Is it the playing of an instrument that inspires composers to create new music? Or is it the desire to create new music that inspires them to play the instrument? Either way, it is important for the composer to know something about both the music they’re trying to create and the instrument they intend to play it on. What happens after that is up to the listener.
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Mike Neer


From:
NJ
Post  Posted 25 Jun 2020 11:45 am    
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Brooks Montgomery wrote:
Barry Blackwood wrote:
Quote:
The article describes an emergent music that is a blend of country and other genres, whose “artists emphasise [sic] abstract expression over linear narrative and conventional structures.”

What does that mean, exactly? Shocked


It means that it is sumptuous and fruity, with traces of savory and smoke. Has a bit of a leathery and tobacco finish, which does not hide the black berry tanginess. Best served live.


It’s smells like moldy figs in here.
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Tucker Jackson

 

From:
Portland, Oregon, USA
Post  Posted 25 Jun 2020 12:16 pm    
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Linear Narrative versus Abstract Expression.

Big words for the simplest of concepts:

Linear Narrative: (Key of C)
I came home last night, 'bout quarter past midnight
Saw my lady with another man, I shot her dead
Yeah, I shot her dead
How did I end up in this prison?

Abstract Expression: (Key of Abb. That's right. A double-flat.)
I came home last night, 'bout quarter past midnight
Tinsel. Tinsel on my toes, I knows.
Streaming ball of comet! Fire up and down my nose.
How did I end up in this prison?

+++
I'm not putting it down. Basically, most of the rock canon 1967-1974 is written in that disjointed-imagery vein. Bob Dylan might have written one like that. Maybe two. It doesn't put me off of enjoying something just because a bat randomly flies into the song for a reason only clear to the singer -- as long as everything else is happenin' in the song and the steel is up in the mix.


Last edited by Tucker Jackson on 25 Jun 2020 12:45 pm; edited 1 time in total
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Dave Mudgett


From:
Central Pennsylvania
Post  Posted 25 Jun 2020 12:44 pm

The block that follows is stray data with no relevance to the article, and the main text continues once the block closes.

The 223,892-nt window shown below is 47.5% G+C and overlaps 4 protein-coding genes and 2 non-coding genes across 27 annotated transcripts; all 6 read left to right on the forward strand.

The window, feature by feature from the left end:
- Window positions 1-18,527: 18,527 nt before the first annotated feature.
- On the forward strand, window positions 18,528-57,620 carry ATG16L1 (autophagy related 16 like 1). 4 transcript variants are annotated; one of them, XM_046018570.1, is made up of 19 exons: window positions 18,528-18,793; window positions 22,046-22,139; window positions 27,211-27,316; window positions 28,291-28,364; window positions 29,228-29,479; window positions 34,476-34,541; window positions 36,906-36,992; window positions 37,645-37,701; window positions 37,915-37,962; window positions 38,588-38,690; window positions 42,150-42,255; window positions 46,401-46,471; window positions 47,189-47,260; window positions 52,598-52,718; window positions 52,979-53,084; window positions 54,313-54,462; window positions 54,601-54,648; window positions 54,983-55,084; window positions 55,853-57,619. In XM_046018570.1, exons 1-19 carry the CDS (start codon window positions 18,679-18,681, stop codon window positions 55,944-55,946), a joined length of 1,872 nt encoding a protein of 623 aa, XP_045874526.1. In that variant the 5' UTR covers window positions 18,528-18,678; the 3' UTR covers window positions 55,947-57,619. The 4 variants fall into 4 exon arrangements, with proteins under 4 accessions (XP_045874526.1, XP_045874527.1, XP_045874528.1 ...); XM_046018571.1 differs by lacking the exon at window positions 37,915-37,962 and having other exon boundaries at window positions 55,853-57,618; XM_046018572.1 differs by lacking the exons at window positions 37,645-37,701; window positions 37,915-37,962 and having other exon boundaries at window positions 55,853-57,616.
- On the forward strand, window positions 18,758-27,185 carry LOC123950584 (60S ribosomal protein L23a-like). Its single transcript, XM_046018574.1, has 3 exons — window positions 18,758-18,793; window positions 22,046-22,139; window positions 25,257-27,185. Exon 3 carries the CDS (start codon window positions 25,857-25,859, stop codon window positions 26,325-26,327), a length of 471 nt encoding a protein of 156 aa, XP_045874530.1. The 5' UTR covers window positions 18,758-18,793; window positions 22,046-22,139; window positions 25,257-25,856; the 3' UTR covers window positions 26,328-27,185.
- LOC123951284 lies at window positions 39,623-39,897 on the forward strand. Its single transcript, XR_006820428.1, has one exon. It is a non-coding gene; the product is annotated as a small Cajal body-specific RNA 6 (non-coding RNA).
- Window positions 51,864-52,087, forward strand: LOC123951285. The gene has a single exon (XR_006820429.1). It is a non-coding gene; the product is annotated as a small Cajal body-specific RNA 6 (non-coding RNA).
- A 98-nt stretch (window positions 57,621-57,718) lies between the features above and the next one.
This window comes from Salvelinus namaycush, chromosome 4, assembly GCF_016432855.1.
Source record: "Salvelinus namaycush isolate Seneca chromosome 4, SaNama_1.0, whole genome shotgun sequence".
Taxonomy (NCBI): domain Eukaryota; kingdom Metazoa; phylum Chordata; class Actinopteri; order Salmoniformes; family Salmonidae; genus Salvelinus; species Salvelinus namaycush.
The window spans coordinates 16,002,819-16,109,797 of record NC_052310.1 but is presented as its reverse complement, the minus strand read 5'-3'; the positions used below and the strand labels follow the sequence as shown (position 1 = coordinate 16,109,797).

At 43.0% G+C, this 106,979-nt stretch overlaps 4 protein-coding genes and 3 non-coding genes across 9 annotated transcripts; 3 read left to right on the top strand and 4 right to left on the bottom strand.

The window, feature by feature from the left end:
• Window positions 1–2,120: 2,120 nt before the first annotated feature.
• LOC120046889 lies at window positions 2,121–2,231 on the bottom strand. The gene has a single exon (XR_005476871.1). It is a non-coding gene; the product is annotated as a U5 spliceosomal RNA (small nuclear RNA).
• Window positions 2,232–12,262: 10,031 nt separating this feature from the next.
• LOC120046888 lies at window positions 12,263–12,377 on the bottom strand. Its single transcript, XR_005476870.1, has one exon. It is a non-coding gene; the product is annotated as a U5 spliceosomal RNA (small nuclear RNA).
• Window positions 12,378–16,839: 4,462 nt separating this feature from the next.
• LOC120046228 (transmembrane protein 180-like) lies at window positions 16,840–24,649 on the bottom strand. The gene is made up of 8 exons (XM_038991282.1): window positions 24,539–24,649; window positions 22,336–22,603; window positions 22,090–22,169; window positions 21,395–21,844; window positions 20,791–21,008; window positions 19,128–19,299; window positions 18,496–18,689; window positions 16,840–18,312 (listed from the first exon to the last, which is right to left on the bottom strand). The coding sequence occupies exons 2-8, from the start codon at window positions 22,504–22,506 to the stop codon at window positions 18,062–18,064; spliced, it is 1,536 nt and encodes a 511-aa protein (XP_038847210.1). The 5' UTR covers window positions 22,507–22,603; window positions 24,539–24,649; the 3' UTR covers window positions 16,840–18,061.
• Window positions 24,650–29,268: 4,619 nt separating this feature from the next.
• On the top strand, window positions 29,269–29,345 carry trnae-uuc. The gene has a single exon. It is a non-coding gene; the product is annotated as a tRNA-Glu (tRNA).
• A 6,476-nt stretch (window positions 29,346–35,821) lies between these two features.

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This is exactly why I don't like articles like the one that is the subject of this discussion. IMO, they just stir the pot - written by people that I sense know essentially nothing about the instrument or its history, and generate mostly heat and little light.

And I've heard a lot of stereotyping going on here too. Look, I'm from Boston and a lot of people that haven't known me for decades think I must be from Tennessee or Mississippi or something because of the music I play. But I'm a Yankee - a damned Yankee - and proud of it. But I try to play Southern music authentically because I love it. Does that make me "affected"? Am I not allowed to wear a bloody cowboy hat 'cause I'm not a cowboy? How about leather boots? Is that restricted to "real" cowboys?

Anyway, I repeat what I said earlier - I think this article is mostly about culture, not music. Lots of people have been bending musical genres for decades in all kinds of music. That will continue and I'm all for it, but I don't think there's anything special about this type of genre-bending. IMO, it's absolutely valid and they can call it any bloody thing they want. Whether other people agree on those labels - well, that's another story, we'll see. There are a lot of attempts to re-write history going on these days, and it's hard to tell where this is gonna wind up. I honestly would rather just play my guitars and let the cultural arbiters on both sides beat each others' brains in until they, hopefully, get tired of it. But the noise this kind of stuff generates can be distracting.

With respect to this music relative to the "country music" label - I'll be pretty surprised to see it embraced as any sort of "commercial mainstream country music" anytime soon, if ever. Again, time will tell, but I don't see any particular move in this direction at this point.

Hopefully, steel guitar will be embraced in lots and lots of different styles of music. But I don't see why we need to make the musical and especially cultural separations that continue to divide us further. And with that, I guess I'll shut up and play my guitars.
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Bill McCloskey

 

Post  Posted 25 Jun 2020 12:47 pm    
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Is Louie Louie linear narrative or abstract expressionism?